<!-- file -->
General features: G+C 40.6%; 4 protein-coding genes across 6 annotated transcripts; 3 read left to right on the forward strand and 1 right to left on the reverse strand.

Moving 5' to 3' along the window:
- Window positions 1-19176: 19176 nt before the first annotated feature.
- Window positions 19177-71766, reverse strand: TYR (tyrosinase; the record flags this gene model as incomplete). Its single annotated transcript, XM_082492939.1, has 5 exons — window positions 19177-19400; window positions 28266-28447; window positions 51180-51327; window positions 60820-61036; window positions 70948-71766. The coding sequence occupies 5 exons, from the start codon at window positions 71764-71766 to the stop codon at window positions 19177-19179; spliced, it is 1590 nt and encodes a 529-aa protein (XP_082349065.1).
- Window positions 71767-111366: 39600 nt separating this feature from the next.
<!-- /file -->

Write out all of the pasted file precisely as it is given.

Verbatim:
General features: G+C 40.6%; 4 protein-coding genes across 6 annotated transcripts; 3 read left to right on the forward strand and 1 right to left on the reverse strand.

Moving 5' to 3' along the window:
- Window positions 1-19176: 19176 nt before the first annotated feature.
- Window positions 19177-71766, reverse strand: TYR (tyrosinase; the record flags this gene model as incomplete). Its single annotated transcript, XM_082492939.1, has 5 exons — window positions 19177-19400; window positions 28266-28447; window positions 51180-51327; window positions 60820-61036; window positions 70948-71766. The coding sequence occupies 5 exons, from the start codon at window positions 71764-71766 to the stop codon at window positions 19177-19179; spliced, it is 1590 nt and encodes a 529-aa protein (XP_082349065.1).
- Window positions 71767-111366: 39600 nt separating this feature from the next.